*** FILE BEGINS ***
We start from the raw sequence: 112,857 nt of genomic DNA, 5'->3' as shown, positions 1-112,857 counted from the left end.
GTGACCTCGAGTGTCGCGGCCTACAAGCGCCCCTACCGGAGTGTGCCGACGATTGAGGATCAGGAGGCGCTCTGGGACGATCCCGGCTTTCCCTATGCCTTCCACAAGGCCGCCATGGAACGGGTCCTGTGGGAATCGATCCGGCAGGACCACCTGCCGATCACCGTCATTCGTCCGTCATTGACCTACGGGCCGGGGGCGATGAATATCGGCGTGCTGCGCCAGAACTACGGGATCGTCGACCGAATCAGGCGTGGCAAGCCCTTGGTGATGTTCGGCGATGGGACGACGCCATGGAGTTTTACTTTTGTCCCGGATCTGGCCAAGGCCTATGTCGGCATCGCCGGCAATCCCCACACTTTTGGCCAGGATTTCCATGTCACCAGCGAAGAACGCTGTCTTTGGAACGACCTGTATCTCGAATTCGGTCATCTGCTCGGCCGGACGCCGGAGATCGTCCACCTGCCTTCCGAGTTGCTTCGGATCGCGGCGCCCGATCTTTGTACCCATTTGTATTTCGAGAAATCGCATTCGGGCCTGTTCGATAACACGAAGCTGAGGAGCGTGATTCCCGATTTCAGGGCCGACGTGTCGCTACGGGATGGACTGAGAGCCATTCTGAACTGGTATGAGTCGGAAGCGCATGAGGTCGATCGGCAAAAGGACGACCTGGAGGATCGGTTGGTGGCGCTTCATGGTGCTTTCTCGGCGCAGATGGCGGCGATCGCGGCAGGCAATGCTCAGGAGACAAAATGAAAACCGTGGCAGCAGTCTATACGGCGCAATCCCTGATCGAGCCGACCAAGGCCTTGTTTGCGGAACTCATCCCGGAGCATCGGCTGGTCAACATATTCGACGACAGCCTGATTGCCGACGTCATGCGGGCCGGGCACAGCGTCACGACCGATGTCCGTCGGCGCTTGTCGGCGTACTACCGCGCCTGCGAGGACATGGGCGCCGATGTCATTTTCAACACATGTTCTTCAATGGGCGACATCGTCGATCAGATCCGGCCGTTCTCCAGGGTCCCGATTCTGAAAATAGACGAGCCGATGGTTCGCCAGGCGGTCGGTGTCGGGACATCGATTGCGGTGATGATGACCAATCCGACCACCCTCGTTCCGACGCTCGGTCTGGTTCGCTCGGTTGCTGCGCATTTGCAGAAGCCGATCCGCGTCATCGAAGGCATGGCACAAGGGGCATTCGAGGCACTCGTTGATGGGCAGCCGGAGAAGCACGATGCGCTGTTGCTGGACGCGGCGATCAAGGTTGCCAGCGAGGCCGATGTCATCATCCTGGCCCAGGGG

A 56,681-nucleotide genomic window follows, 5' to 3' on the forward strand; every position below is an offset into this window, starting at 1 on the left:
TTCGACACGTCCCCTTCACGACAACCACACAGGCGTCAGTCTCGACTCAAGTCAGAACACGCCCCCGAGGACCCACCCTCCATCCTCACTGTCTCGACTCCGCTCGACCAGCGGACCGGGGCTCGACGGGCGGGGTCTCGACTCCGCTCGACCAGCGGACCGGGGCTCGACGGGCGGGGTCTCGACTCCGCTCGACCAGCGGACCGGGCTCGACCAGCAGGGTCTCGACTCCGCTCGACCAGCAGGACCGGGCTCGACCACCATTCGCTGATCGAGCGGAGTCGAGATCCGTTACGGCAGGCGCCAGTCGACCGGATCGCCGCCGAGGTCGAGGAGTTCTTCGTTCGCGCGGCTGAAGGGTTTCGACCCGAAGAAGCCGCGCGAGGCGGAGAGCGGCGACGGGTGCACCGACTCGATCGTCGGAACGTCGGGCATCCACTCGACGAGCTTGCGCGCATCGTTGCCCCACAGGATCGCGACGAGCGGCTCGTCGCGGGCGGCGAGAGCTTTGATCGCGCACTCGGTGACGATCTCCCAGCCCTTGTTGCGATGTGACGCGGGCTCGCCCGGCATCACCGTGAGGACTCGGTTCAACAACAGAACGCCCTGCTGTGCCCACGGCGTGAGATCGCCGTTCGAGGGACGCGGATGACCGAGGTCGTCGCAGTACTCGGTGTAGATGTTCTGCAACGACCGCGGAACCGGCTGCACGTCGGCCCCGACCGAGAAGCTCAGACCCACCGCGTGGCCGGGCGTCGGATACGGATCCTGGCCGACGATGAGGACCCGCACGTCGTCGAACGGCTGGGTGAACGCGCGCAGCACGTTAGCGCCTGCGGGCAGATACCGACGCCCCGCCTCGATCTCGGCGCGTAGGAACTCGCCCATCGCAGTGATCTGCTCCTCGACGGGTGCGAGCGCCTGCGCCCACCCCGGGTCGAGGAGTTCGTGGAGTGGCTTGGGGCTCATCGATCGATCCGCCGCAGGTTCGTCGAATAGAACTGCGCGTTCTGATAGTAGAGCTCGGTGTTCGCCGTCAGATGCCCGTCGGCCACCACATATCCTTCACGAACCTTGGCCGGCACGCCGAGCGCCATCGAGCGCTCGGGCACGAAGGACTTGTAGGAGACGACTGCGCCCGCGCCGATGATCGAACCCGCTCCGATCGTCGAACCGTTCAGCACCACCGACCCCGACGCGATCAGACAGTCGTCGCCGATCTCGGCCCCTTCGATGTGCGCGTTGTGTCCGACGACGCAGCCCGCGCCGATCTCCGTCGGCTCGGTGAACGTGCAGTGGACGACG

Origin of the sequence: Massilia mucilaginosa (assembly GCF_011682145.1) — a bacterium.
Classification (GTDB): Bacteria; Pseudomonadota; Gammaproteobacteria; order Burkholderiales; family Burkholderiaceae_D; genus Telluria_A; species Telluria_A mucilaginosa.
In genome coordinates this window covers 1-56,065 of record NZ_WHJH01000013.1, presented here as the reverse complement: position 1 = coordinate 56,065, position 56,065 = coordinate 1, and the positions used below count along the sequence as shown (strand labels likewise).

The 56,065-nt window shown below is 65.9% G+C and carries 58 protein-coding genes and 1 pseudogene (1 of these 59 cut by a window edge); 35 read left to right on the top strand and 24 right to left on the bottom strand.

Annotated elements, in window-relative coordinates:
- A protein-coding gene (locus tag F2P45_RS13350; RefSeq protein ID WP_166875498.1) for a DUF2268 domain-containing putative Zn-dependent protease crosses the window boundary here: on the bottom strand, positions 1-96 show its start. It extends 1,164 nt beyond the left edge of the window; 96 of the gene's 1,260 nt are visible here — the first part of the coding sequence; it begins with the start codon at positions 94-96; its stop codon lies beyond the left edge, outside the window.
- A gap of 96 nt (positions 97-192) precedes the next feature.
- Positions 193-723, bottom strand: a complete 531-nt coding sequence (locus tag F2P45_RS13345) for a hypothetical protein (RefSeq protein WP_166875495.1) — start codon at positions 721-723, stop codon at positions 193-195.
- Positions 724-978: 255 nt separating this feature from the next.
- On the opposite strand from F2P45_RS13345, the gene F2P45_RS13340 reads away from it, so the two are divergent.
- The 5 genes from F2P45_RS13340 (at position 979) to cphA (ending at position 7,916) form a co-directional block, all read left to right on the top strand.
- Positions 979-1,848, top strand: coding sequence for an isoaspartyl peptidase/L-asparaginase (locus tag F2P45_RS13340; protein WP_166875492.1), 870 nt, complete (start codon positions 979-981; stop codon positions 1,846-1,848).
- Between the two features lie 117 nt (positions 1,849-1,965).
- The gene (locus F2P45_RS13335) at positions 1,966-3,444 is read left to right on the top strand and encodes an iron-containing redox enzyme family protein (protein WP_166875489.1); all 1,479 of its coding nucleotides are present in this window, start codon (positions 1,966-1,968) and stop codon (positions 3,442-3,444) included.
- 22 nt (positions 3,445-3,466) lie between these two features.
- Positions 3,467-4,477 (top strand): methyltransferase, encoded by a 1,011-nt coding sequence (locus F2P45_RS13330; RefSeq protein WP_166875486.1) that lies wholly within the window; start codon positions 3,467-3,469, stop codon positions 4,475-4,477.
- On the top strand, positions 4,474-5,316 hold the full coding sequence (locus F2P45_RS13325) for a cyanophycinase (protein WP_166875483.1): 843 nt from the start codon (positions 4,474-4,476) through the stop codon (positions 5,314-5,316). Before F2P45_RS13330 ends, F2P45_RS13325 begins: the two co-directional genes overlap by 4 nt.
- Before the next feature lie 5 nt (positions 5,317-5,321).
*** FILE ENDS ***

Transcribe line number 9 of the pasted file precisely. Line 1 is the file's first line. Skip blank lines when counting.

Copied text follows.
Annotated elements, in window-relative coordinates: